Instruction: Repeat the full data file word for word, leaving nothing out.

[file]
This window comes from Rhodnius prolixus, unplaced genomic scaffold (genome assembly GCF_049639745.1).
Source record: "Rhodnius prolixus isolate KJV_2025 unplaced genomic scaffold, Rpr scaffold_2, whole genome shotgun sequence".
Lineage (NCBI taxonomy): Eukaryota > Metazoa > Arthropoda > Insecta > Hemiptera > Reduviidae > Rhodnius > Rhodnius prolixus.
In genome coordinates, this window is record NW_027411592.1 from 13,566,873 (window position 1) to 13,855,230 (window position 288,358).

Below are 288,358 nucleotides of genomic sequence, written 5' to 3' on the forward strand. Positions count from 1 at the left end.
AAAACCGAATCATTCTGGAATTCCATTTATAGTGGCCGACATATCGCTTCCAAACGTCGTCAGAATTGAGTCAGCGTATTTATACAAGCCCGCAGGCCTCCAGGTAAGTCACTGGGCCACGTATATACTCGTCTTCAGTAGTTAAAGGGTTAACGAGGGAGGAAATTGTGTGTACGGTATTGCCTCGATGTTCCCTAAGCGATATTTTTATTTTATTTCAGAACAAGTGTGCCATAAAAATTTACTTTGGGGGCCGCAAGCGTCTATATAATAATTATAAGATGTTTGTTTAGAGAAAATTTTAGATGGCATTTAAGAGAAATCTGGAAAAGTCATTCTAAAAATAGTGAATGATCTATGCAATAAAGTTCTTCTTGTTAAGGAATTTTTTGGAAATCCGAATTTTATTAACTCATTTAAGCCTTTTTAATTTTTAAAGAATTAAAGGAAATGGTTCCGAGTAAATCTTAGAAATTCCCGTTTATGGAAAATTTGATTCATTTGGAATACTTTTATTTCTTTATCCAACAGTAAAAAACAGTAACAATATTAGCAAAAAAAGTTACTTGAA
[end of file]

This window comes from Rhodnius prolixus, unplaced genomic scaffold (genome assembly GCF_049639745.1).
Source record: "Rhodnius prolixus isolate KJV_2025 unplaced genomic scaffold, Rpr scaffold_2, whole genome shotgun sequence".
Lineage (NCBI taxonomy): Eukaryota > Metazoa > Arthropoda > Insecta > Hemiptera > Reduviidae > Rhodnius > Rhodnius prolixus.
In genome coordinates, this window is record NW_027411592.1 from 13,566,873 (window position 1) to 13,855,230 (window position 288,358).

Below are 288,358 nucleotides of genomic sequence, written 5' to 3' on the forward strand. Positions count from 1 at the left end.
AAAACCGAATCATTCTGGAATTCCATTTATAGTGGCCGACATATCGCTTCCAAACGTCGTCAGAATTGAGTCAGCGTATTTATACAAGCCCGCAGGCCTCCAGGTAAGTCACTGGGCCACGTATATACTCGTCTTCAGTAGTTAAAGGGTTAACGAGGGAGGAAATTGTGTGTACGGTATTGCCTCGATGTTCCCTAAGCGATATTTTTATTTTATTTCAGAACAAGTGTGCCATAAAAATTTACTTTGGGGGCCGCAAGCGTCTATATAATAATTATAAGATGTTTGTTTAGAGAAAATTTTAGATGGCATTTAAGAGAAATCTGGAAAAGTCATTCTAAAAATAGTGAATGATCTATGCAATAAAGTTCTTCTTGTTAAGGAATTTTTTGGAAATCCGAATTTTATTAACTCATTTAAGCCTTTTTAATTTTTAAAGAATTAAAGGAAATGGTTCCGAGTAAATCTTAGAAATTCCCGTTTATGGAAAATTTGATTCATTTGGAATACTTTTATTTCTTTATCCAACAGTAAAAAACAGTAACAATATTAGCAAAAAAAGTTACTTGAA